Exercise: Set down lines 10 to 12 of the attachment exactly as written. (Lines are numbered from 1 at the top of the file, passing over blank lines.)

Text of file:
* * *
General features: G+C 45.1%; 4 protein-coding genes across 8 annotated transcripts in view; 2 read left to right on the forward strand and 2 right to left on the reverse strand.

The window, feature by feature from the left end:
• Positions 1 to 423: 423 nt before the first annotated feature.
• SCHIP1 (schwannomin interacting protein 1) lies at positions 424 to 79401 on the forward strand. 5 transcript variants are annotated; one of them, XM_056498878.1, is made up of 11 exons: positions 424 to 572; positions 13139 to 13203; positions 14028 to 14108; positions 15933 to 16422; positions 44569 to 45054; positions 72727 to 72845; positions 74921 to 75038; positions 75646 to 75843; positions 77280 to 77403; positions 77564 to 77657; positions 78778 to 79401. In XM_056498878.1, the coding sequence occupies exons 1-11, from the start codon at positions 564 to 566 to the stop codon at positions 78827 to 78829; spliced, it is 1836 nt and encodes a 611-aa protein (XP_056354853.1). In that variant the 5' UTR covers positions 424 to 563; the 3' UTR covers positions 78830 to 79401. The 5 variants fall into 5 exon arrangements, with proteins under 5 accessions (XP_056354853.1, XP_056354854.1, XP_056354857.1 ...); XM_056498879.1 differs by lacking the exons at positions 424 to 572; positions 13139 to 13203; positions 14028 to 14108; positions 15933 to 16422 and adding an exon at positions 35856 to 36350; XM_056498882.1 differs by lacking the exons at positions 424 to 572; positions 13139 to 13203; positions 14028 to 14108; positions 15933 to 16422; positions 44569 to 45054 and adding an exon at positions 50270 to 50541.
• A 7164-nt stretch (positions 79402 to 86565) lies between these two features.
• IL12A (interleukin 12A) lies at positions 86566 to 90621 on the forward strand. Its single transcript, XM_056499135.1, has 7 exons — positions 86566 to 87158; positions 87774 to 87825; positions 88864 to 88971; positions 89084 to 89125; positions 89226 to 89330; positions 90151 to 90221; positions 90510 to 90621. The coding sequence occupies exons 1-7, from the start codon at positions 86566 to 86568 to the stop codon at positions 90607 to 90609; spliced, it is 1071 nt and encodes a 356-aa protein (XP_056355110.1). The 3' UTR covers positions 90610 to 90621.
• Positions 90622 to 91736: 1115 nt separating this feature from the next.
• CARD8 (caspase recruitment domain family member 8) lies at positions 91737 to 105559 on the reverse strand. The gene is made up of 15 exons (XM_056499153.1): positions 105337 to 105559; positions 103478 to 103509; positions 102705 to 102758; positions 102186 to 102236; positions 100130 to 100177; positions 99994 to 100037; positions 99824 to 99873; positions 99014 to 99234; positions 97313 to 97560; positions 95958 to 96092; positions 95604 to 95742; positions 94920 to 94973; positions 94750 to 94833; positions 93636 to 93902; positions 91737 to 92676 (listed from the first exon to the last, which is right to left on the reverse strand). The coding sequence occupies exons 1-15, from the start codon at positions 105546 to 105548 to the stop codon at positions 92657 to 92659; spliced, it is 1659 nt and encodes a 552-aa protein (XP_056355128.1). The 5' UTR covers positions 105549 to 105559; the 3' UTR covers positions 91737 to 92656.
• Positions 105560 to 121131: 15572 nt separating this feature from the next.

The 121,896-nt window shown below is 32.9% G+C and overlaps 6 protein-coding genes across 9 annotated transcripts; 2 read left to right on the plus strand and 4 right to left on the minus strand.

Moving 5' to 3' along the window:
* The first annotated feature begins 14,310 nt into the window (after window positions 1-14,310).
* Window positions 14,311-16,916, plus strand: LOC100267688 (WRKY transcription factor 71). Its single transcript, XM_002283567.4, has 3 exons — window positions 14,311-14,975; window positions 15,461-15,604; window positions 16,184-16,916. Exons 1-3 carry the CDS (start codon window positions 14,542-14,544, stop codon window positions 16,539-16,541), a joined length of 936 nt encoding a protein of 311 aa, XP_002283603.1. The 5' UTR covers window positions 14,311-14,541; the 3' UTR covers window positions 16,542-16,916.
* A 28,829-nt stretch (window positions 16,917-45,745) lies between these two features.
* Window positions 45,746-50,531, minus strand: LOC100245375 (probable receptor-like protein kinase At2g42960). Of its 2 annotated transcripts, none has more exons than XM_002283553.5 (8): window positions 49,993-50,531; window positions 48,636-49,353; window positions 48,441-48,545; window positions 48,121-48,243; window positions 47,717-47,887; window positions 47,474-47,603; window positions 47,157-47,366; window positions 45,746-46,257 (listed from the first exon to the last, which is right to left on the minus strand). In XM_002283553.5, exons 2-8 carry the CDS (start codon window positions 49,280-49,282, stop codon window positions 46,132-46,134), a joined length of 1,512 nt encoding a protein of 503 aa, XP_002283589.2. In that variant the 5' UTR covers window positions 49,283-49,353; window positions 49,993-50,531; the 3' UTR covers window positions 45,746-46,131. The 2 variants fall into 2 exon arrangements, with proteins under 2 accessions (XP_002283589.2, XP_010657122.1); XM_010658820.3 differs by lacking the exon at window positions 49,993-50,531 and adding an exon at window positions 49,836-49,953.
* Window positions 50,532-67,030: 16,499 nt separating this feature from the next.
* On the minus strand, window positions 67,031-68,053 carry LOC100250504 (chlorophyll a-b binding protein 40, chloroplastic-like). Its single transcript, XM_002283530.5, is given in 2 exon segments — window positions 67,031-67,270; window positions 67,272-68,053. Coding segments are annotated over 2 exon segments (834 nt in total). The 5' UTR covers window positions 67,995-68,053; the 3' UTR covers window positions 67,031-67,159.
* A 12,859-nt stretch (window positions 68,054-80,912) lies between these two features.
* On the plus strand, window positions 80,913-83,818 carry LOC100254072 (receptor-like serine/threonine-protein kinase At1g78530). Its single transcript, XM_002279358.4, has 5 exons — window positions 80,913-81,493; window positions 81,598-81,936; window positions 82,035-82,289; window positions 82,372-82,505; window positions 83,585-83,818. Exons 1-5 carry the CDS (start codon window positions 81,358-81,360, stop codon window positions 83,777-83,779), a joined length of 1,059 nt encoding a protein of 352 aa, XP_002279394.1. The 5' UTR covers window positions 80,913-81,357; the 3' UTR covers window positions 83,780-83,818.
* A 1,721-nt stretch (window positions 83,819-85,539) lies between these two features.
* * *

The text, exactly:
The 121,896-nt window shown below is 32.9% G+C and overlaps 6 protein-coding genes across 9 annotated transcripts; 2 read left to right on the plus strand and 4 right to left on the minus strand.

Moving 5' to 3' along the window:
* The first annotated feature begins 14,310 nt into the window (after window positions 1-14,310).